Drew Brees spent the last 14 years of his career ingratiating himself with the people of New Orleans. With one statement, he threw a large chunk of that goodwill away.
Misguided as his statement was, it doesn't matter now. He'll never fully regain the respect of some fans in that city.
While appearing on a Yahoo! Finance video interview, Brees said, "I will never agree with anybody disrespecting the flag of the United States of America or our country," when asked about NFL players taking a knee during the playing of the National Anthem.
He added the following:
""Let me just tell you what I see, what I feel when the national anthem is played and when I look at the flag of the United States. I envision my two grandfathers, who fought for this country during World War II -- one in the Army and one in the Marine Corps -- both risking their lives to protect our country and to try to make our country and this world a better place. So every time I stand with my hand over my heart, looking at that flag and singing the national anthem, that's what I think about. And in many cases it brings me to tears thinking about all that has been sacrificed. Not just those in the military, but for that matter, those throughout the civil rights movements of the '60s and all that has been endured by so many people up until this point. Is everything right with our country right now? No, it's not. We still have a long way to go, but I think what you do by standing there and showing respect to the flag with your hand over your heart is it shows unity, it shows that we are all in this together. We can all do better, and we are all part of the solution.""
Wrong. NFL players kneeling during the national anthem does not equate to disrespecting the flag, which does not equate to disrespecting our troops and veterans. It's about bringing attention to police brutality and racial injustice in the United States. That's what was lost in Colin Kaepernick's protest. That appears to still be lost on Brees.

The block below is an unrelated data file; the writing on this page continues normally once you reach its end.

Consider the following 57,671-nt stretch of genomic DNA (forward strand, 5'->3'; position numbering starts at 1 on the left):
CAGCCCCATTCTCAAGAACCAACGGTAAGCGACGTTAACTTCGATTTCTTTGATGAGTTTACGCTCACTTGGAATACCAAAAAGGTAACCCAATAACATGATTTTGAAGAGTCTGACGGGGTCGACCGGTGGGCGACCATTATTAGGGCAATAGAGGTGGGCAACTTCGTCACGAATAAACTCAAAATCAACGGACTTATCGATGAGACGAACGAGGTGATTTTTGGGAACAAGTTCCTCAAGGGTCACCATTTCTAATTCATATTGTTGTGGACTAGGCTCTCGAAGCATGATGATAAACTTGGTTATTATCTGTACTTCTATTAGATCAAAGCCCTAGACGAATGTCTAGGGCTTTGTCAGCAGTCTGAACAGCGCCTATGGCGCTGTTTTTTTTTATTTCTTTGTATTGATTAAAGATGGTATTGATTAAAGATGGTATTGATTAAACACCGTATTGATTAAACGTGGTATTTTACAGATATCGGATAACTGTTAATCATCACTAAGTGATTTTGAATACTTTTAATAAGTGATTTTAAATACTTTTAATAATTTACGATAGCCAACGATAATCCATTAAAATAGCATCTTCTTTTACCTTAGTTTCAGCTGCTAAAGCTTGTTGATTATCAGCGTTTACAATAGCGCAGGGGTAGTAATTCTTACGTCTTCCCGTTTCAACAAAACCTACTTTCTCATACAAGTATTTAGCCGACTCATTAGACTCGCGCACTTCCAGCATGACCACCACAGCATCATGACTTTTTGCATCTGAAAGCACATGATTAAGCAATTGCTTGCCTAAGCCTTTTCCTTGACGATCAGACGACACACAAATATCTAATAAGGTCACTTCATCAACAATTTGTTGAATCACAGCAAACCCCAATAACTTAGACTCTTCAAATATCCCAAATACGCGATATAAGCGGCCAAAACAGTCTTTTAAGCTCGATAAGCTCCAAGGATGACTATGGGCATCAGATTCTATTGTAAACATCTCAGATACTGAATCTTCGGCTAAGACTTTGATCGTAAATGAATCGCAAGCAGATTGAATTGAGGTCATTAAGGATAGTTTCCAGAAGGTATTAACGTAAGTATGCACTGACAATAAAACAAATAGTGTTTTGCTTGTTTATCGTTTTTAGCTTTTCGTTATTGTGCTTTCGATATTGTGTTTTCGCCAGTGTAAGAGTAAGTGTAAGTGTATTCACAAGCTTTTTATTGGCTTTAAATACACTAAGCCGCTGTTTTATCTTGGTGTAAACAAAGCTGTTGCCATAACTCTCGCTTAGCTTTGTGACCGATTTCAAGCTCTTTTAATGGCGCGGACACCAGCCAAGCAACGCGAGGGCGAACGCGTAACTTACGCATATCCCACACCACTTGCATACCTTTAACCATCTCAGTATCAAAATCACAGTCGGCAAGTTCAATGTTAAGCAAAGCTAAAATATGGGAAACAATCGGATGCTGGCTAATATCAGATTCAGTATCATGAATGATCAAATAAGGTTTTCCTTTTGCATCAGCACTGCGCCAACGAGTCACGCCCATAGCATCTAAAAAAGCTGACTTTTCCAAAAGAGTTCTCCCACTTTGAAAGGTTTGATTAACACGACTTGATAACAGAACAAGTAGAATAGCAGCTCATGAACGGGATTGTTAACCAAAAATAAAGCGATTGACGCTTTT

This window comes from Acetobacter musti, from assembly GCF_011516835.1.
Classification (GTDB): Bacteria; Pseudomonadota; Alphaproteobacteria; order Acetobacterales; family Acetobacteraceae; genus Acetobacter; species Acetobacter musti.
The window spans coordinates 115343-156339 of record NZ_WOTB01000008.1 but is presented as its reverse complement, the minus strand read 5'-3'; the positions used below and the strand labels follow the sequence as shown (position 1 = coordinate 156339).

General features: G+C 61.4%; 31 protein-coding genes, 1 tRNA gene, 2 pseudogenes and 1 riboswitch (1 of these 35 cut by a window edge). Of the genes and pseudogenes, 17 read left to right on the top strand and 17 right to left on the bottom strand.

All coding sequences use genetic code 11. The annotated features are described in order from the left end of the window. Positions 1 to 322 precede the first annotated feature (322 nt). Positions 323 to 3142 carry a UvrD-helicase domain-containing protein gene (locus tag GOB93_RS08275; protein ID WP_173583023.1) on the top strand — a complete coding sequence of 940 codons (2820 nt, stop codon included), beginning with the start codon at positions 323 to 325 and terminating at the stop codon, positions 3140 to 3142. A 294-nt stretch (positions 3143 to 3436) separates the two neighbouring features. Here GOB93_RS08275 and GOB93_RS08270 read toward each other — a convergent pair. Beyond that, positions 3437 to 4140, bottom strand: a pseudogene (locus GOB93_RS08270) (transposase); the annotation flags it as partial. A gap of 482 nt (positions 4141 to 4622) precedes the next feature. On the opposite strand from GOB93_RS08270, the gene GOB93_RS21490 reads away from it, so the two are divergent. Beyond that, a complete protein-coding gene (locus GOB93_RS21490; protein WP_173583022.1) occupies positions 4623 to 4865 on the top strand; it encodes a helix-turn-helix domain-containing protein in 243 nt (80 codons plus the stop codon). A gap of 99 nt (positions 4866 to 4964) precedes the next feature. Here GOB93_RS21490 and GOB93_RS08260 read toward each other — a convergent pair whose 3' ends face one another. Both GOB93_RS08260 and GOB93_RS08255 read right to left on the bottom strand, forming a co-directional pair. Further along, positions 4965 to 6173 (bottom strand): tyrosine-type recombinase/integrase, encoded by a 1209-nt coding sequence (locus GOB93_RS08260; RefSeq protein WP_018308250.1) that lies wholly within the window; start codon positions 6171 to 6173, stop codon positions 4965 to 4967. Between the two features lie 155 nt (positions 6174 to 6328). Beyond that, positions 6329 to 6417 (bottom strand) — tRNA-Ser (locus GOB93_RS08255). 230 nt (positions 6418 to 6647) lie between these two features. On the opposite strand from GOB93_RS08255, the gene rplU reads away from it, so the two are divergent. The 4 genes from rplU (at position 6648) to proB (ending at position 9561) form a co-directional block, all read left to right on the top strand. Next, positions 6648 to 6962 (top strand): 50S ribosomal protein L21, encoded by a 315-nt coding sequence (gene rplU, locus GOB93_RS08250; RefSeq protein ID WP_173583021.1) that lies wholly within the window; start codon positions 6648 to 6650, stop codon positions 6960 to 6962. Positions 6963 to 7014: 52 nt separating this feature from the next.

New Orleans has a long history of racial inequality. It started with the city's brutal history of slavery, continued during the Jim Crow era -- when the local government wouldn't let black people move into certain neighborhoods -- remained during the civil rights movement and was evident when poorer black neighborhoods were hit harder, and took longer to recover during and after Hurricane Katrina.
Brees not only alienated himself from a large swath of that local population with this statement, but also many NFL players and other star athletes. His teammates and wide receivers, Michael Thomas and Emmanuel Sanders, have already called him out on social media. So has Richard Sherman, Cam Jordan, Eric Ebron, A.J. Brown, Josh Jacobs, Jay Ajayi and many more. LeBron James even called out Brees.
Why Brees made that statement now, fully aware of the turmoil going on in this country, one can only guess. But when this many famous athletes unite against you over an issue involving race during a time of upheaval in the United States, it's impossible to fully recover. Especially in a city like New Orleans that has such a long history of inequality.
Brees issued the following statement after the initial one, but it doesn't deviate much from what he originally said: “I love and respect my teammates and I stand right there with them in regards to fighting for racial equality and justice. I also stand with my grandfathers who risked their lives for this country and countless other military men and women who do it on a daily basis.”
Brees will likely issue another statement with a clearer apology. He will certainly have to smooth things over with his teammates. He'll probably make a public showing that he supports their cause (maybe a large donation or a pledge). But no matter what he does, he'll never gain back the unwavering, unquestioned love he built in New Orleans over the past 14 years.